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The Pyrenean ibex, an impressive mountain goat that lived in the central Pyrenees in Spain, went extinct in 2000. But a...
Tight budgets are forcing NASA to consider turning off one or more planetary science projects that have completed their...
Ebola is not a stranger to West Africa—an outbreak in the 1990s killed chimpanzees and sickened one researcher. But the...
In an as-yet-unpublished report, an international panel of geoscientists has concluded that a pair of deadly...
Tropical disease experts tried and failed before to eradicate yaws, a rare disfiguring disease of poor countries. Now,...
Since 2002, researchers have reported that agricultural communities in the hot and humid Pacific Coast of Central...
Balkan endemic kidney disease surfaced in the 1950s and for decades defied attempts to finger the cause. It occurred...
- 10 April 2014 11:44 am , Vol. 344 , #6180
- About Us
Precociousness Has Its Rewards
17 March 2004 (All day)
WASHINGTON, D.C.--Telomerase inhibitors, automata theory, and microchip construction inspired this year's winning projects at the Intel Science Talent Search. The top three winners outshined 37 other finalists to win college scholarships, with a first place prize of $100,000.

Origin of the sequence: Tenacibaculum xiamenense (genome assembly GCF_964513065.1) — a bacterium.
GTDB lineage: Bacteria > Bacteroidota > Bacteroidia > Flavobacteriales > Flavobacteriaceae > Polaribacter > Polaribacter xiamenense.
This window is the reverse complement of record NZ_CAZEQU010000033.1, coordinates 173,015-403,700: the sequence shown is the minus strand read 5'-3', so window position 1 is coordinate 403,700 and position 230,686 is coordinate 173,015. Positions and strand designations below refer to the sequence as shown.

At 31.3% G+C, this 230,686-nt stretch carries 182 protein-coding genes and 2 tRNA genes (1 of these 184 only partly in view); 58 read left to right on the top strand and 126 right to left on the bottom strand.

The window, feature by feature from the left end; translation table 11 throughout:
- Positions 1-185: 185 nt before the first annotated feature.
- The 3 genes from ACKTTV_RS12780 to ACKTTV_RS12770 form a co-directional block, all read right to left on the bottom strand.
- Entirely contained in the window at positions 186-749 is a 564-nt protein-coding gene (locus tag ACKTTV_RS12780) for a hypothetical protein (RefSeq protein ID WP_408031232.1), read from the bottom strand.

First place went to Herbert Mason Hedberg of North Attleboro, Massachusetts, for his project on telomerase inhibitors. Hedberg developed a novel method of analyzing the molecules by UV absorbance that takes just 10 minutes, as opposed to the days required for the standard method. Boris Alexeev of Athens, Georgia, took second prize, for his solution that minimized the complexity of a kind of ideal computer. Applications of his solution could help streamline programs used in DNA sequencing and speech recognition. Third prize went to Ryna Karnik, of Aloha, Oregon, for her new technique of constructing microchips. She used a focused ion beam as a molecular chisel to directly etch transistors onto silicon wafers.
The young innovators developed their taste for science exploration early. Hedberg says his first inspiration was his older brother's middle school science fair project, testing the strength of orthodontic glue using pulled teeth donated by a dentist. Karnik was so inspired by a book on particle physics she read in eighth grade that she built a particle accelerator in her garage out of spare parts. Because of its motley appearance, "my friends called it Frankenstein," she says. All three share their enthusiasm with younger students through volunteer work. Alexeev helps run statewide math competitions for high schoolers in Georgia, Karnik tutors a Spanish-language physics program for elementary school children, and Hedberg is the founder of "Exciting Elementary Science," a program designed to show curious fifth graders the appeal of science.